Dear Censor

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Timeshift, Series 11 Episode 6 of 12

Duration: 1 hour

Lifting the lid on the world of cinema censorship, this programme has unique access to the files of the British Board of Film Classification. Featuring explicit and detailed exchanges between the censor and film-makers, 'Dear Censor' casts a wry eye over some of the most infamous cases in the history of the board.

From the now seemingly innocuous Rebel Without a Cause, the first 'naturist' films and the infamous works of Ken Russell, and up to Rambo III, this frank and surprisingly warm documentary demonstrates how a body created by the industry to safeguard standards and reflect shifts in public opinion has also worked unexpectedly closely with the film-makers themselves to ensure that their work was able reach an audience.

Music Played

10 items
  • An Early BBFC Certificate

    An Early BBFC Certificate

    One of the earliest of the BBFC (British Board of Film Censors) certificates. These certificates were used and shown in front of all films released in British cinemas from the early days of the BBFC right up until the present day.

    This particular certificate is for an 'A' category film and is dated between 1916 and 1929 when T.P. O’Connor was President of the BBFC.

  • BBFC Certificate Board (1948 - 1960)

    BBFC Certificate Board (1948 - 1960)

    This particular certificate is for an 'X' category film and would have been used between 1948 and 1957.

    Note the examiners signatures in the bottom left hand corner and the signature of the BBFC President Sir Sidney Harris, who was President of the board from 1948 till 1960.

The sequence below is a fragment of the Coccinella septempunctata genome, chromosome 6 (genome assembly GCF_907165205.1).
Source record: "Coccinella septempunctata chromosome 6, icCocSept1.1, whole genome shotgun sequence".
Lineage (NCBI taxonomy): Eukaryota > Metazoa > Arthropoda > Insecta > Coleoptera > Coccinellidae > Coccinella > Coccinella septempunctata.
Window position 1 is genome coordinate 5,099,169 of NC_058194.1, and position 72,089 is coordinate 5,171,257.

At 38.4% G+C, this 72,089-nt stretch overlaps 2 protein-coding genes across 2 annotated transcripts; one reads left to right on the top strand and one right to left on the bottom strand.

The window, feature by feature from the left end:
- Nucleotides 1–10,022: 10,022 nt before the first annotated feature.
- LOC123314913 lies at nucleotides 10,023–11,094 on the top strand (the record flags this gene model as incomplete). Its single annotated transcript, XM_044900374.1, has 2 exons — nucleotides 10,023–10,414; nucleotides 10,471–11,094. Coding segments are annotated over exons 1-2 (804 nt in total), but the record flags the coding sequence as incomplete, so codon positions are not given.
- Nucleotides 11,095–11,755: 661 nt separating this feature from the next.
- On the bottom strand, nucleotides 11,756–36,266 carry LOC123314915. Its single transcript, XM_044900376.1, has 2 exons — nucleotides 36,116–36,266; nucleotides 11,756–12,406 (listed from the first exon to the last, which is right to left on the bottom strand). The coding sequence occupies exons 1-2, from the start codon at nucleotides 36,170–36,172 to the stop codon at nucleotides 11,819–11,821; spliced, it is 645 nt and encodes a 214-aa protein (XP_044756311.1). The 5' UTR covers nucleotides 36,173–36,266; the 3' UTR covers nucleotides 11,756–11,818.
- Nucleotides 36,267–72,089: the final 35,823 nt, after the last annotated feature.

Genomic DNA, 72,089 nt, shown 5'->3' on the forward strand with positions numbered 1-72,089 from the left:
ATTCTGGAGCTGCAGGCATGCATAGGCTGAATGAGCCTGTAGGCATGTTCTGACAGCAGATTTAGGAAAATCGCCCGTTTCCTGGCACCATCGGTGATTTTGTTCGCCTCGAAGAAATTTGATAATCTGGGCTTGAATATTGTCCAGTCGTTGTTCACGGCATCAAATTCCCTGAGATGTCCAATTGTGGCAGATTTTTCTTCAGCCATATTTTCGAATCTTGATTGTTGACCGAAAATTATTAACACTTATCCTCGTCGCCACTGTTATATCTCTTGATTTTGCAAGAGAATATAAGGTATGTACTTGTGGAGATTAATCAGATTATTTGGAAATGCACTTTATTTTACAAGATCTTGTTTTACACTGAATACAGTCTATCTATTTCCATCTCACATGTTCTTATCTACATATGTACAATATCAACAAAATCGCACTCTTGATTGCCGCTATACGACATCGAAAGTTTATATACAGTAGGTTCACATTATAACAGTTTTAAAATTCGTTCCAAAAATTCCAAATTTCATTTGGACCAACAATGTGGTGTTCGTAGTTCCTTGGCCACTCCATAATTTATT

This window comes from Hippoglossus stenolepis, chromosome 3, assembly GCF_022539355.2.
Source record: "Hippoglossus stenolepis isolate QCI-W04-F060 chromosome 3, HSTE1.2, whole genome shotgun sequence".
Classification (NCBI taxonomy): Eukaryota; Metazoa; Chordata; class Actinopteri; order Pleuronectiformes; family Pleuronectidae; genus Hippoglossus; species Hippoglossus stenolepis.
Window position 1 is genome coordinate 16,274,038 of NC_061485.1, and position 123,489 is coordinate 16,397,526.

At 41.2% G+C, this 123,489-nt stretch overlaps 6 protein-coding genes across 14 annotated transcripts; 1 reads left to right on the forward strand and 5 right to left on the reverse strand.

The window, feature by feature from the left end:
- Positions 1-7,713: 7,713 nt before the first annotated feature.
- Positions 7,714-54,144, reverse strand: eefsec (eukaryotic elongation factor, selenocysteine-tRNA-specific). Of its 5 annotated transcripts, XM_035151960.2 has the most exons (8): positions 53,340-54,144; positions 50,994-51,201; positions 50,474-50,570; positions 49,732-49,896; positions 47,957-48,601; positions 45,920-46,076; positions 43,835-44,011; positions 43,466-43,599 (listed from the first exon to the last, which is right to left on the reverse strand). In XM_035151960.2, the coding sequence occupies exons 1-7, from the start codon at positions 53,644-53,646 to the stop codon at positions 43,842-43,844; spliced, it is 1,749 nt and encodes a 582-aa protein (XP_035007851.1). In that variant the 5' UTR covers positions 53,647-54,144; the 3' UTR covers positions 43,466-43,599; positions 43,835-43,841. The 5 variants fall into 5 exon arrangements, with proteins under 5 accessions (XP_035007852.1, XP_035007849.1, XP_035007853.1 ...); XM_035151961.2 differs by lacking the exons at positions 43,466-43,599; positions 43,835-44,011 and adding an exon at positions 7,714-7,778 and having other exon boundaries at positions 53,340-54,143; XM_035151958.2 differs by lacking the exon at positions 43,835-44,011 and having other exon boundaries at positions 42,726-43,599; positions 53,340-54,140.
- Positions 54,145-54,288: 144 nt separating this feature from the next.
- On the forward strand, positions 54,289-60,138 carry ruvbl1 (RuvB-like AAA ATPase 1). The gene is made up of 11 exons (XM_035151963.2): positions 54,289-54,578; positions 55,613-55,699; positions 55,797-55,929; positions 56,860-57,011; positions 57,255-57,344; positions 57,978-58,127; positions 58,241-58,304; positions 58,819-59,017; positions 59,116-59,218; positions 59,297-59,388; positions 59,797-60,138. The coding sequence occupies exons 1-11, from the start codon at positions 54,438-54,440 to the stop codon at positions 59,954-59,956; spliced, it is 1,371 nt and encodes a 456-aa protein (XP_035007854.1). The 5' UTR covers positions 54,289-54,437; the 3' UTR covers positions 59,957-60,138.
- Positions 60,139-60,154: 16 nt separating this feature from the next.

• BBFC Certificate Board (1971 - 1982)

    BBFC Certificate Board (1971 - 1982)

    A major overhaul of the BBFC certificates came in 1971. A new colour system was brought in to show the different certificates:

    Green Certificates were used for the A category: ‘A’ signified films for ‘those aged 5 and older admitted, but parents advised that they may not wish children under 14 to watch the film.’

    Blue Certificates were used for the AA category: ‘AA’ signified films for ‘those aged 14 and older.’

    Red Certificates (shown above) were used for the X category: ‘X’ signified film for ‘those aged 18 and older’

    Note the drop of the Examiners signatures, leaving the President and Secretary’s signatures (at this point being Lord Harlech and James Ferman).

    The use of these colour certificates was used up until 1982.

  • BBFC Certificate Board (1982 - 2002)

    BBFC Certificate Board (1982 - 2002)

    1982 saw a return to the very classical black backdrop of the certificates.

    With that, a number of changes came about. The ‘X’ certificate was dropped and a whole new certificate system was introduced with the introduction of 15, 18 and R18 certificates. This particular certificate shows the newly introduced ‘PG’ certificate in which the BBFC still use today.

    Note also, the change from British Board of Film Censors to British Board of Film Classification. This is something in which BBFC Director James Ferman (signature on the right) had always planned do since he became Director in 1975. He would retire from the BBFC in 1999.

  • BBFC Certificate Board (2002 - Present)

    BBFC Certificate Board (2002 - Present)

    The present BBFC certificate which was first introduced in 2002.

    Note the new BBFC logo in the top left hand corner as well as the 12A certificate which was introduced in 2002. Thus making The Bourne Identity the first film to be released in the UK with a 12A certificate.

    Current signatures for BBFC President Sir Quentin Thomas and Director David Cooke can be found to the bottom left of the certificate.

Credits

Producer
Matt Pelly
Producer
Matt Pelly
Director
Matt Pelly
Director
Matt Pelly
Series Producer
Ben Southwell
Series Producer
Ben Southwell
Executive Producer
Michael Poole

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